Medicare GME affiliation agreements (MGMEAA) are agreements that are leveraged between two or more teaching hospitals to optimize Medicare reimbursement from GME activity as well as provide additional experiences to residents/fellows through a variety of clinical learning environments. These affiliations give hospitals the ability to temporarily transfer cap from one hospital to another if certain criteria is met. Common uses for these agreements include 1) hospitals transferring unutilized cap to hospitals training over their cap, 2) as an opportunity for hospitals that have either low reimbursement or a restrictive cap to receive funding through the assistance of other institutions and 3) as an opportunity to expand the learning environment of a program by accessing other clinical sites and experiences. CMS has deadlines to submit these agreements for an academic year: typically, these agreements must be made no later than June 30th each year. In short, MGMEAAs are overseen by CMS and provide flexibility within hospital partnerships regarding Medicare reimbursement and cap sharing.
To establish an affiliation agreement, the following regulations must be followed between hospitals that wish to share cap:
Each hospital must send a copy of the agreement to the MAC and CMS Central Office
Participating institutions must have a shared rotational arrangement
No resident may be counted for more than 1.0 FTE at all training sites
If the agreement is terminated, the cap transferred reverts to the originating hospital
After initially creating these partnerships as well as the required analysis and documentation, these agreements must be consistently revisited each academic year. An example of the importance of updating these agreements is shown and articulated below:
As shown, MGMEAAs need to be adjusted, or at the very least reviewed, regularly to ensure cap is used optimally and efficiently when transferring between locations. As stated previously, MGMEAAs are temporary agreements, and this analysis should occur before they are reinstated year after year. Additionally, Indirect Medical Education (IME) and Direct Graduate Medical Education (DGME) have their own separate and distinct cap; therefore, hospitals can transfer only IME cap or DGME cap to further optimize the cap between different participating sites.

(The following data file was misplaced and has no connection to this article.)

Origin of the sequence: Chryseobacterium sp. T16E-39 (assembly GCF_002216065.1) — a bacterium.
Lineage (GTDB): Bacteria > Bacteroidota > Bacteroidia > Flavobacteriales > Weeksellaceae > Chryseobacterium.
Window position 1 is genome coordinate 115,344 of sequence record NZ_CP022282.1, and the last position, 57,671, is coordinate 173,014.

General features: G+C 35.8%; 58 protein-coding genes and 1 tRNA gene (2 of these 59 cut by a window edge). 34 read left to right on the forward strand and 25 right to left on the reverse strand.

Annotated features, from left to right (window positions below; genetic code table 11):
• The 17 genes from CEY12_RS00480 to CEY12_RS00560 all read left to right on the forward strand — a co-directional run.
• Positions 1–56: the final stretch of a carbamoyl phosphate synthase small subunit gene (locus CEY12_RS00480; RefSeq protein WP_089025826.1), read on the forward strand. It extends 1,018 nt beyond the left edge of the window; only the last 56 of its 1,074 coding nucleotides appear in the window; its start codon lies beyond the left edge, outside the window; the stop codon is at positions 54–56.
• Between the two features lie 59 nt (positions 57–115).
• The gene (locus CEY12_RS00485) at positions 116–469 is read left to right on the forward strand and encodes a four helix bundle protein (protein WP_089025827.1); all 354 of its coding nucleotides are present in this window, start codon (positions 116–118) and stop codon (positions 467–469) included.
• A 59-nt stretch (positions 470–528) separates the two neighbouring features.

Additionally, programs utilizing non-provider sites (defined here by our current legislation—essentially, these are locations that are not recorded on a hospital’s Medicare Cost Reports, such as private offices), have additional opportunities that can arise from affiliation agreements. Hospitals can receive Medicare reimbursement from the training done at these non-provider sites if the hospital pays the salary and fringe benefits of a resident during the time they train at the non-provider site. MGMEAAs are relevant to this strategy because they can offer additional cap to hospitals wanting to claim the residents at these sites. Further optimization can be completed by understanding which hospitals can claim the non-provider training time at the highest rate.
Aside from the financial opportunity MGMEAAs present to hospitals, there is a significant benefit to the learning environment of programs as well, as these agreements allow for residents to train in a variety of settings—with experiences that are not offered at their home hospital. Shared rotational arrangements (aforementioned criteria of MGMEAAs) are a necessity for most programs due to the breadth of experiences required from the ACGME: pediatric experiences are an example of this, as most programs require pediatric experiences that hospitals cannot meet, which is solved by a partnership with a Children’s hospital. These experiences allow residents to garner a wider breadth of clinical environments throughout their training through practicing at various locations, providing experience in cultural competency, exposure to the operations of different hospitals, as well as specialty-specific mentors that are available for residents. If these hospitals do not have available cap, MGMEAAs may be required to get the support needed to bring these partnerships to fruition.
Medicare GME affiliation agreements, or MGMEAAs, provide numerous opportunities for hospitals to manage and optimize GME funding—specifically, these agreements provide one opportunity for hospitals that are not optimized for GME funding (such as with a reimbursement rate that does not cover program expenses or hospitals with a minimal cap) to find success within the industry. As GME leadership across the country become more aware of pertinent strategies and benefits, the prevalence of these agreements will only increase.